First up, the random--a picture and a story about hot weather
Let me direct your attention to the top right. Yeah. That's what that says.
(I'm actually a little afraid to admit this--but yesterday it actually felt kinda nice to be in the heat--I think it's growing on me)
About five years ago my brother, Mom and I collaborated to write a set of short stories about my lovably eccentric Dad as a birthday present. This is a cut-down version of one of those (all rights reserved).
I started dating my now-husband late in 2001, just after my parents moved to
. After spending the spring of 2002 abroad, I returned to spend my first summer in Annapolis, Maryland . Future Mr. Joanna (herein, FMJ) and I were thrilled to be living not just on the same continent but just a short drive from each other. We hung out a lot, and on this particular day decided to go outside and play Frisbee. Annapolis
[I am totally redacting the middle portion of this story for my mother's benefit, even though it's hilarious. You're welcome, Mom.]
I got two drinks and walked to the kitchen table. I knew I was beat red, and so was he. “Some sun out there today, isn’t it? I think I’m starting to burn,” he said. “Yeah, what were we thinking, playing Frisbee in 97 degree heat with 90 percent humidity?”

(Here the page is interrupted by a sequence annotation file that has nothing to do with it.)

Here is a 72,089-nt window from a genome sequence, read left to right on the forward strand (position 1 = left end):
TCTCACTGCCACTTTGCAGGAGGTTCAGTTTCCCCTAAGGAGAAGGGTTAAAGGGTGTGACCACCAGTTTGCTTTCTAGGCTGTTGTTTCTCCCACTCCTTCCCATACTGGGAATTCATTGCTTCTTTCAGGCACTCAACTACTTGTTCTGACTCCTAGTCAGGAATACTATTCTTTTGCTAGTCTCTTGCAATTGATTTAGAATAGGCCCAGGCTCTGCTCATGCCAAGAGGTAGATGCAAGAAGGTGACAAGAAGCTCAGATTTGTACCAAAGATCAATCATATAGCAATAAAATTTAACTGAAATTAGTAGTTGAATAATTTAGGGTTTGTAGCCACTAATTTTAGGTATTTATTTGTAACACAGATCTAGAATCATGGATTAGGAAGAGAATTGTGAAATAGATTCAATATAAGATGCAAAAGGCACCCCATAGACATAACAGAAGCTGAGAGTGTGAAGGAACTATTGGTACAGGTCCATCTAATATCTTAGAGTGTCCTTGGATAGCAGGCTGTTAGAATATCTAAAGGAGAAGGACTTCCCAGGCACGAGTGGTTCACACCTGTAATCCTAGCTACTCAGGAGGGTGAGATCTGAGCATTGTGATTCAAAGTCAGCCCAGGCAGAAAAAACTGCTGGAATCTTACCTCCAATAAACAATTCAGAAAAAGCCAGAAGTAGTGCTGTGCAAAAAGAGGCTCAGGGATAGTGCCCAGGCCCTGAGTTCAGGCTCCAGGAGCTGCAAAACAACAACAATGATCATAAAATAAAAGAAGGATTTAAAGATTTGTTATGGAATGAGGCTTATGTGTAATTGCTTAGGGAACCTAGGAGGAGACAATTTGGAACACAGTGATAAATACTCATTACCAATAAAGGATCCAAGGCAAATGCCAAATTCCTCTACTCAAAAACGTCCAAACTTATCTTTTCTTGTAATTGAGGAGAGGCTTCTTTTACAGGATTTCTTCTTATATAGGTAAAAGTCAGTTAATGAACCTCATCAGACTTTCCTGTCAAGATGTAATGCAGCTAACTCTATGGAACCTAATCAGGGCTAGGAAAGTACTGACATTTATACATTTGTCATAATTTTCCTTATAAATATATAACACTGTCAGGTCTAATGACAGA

Just then my Dad walked in. On account of the redacted part of this story I was thinking “Please Dad, say something normal. Anything, anything normal.” “You kids look worn out. FMJ, you look like you might have heat stroke,” he said. FMJ nodded, “Yeah, it’s pretty hot out there. We only played for about 20 minutes.” Dad nodded in that chipper, parakeet way that nodders nod. I was doing everything I could to look calm, but I could hear it. I knew what was coming. “You know, one time, in 1976...it was hot,” he began.
“Back in 1976, Joanna’s mother and I went to a dance in a high school gymnasium in
. Back in those days people dressed up for dances. You know, suits, jackets, ties. Well, not that evening. Hot. There were no windows in this gymnasium. There was only one door, and it was in a brick building, in July. There were probably a hundred or a hundred and fifty people there, all dancing, so you can imagine the body heat we were generating. Oh my God, it was hot! I absolutely couldn’t stand it. I had to take off my jacket and my neck tie and sit down for a while. But there was a man just dancing up a storm wearing a polyester double-knit suit, buttoned up with a necktie on. I couldn’t imagine how he could stand it, I was burning up. So I asked him. And you know what he told me? He said, ‘it’s polyester, so it keeps the cool air in!’ Can you believe that? In a room with no windows in the dead of the summer—it keeps the cool air in. I bet if I had listened closely I could have heard the wind chiming through his head. Ding, dong!”* Charleston
Ten minutes later when I walked FMJ to the door I thought to myself, “If we survive this summer…” FMJ turned to me and said, “Jo, you know I love you, right?” And I did.
* to be absolutely clear, I love my Dad's stories. I really, truly would not have him any other way!
Once....back in 2011, it was hot. By now you've all seen this fantastic weather map (seriously, go look at it. You'll laugh). I've been super thankful for the ol' gym, with it's ac, treadmills, nearby parking, etc. The convenient parking counts for a LOT. But one of the more obscure things I've been thankful for is this. Is this a sign that I'm getting old?!?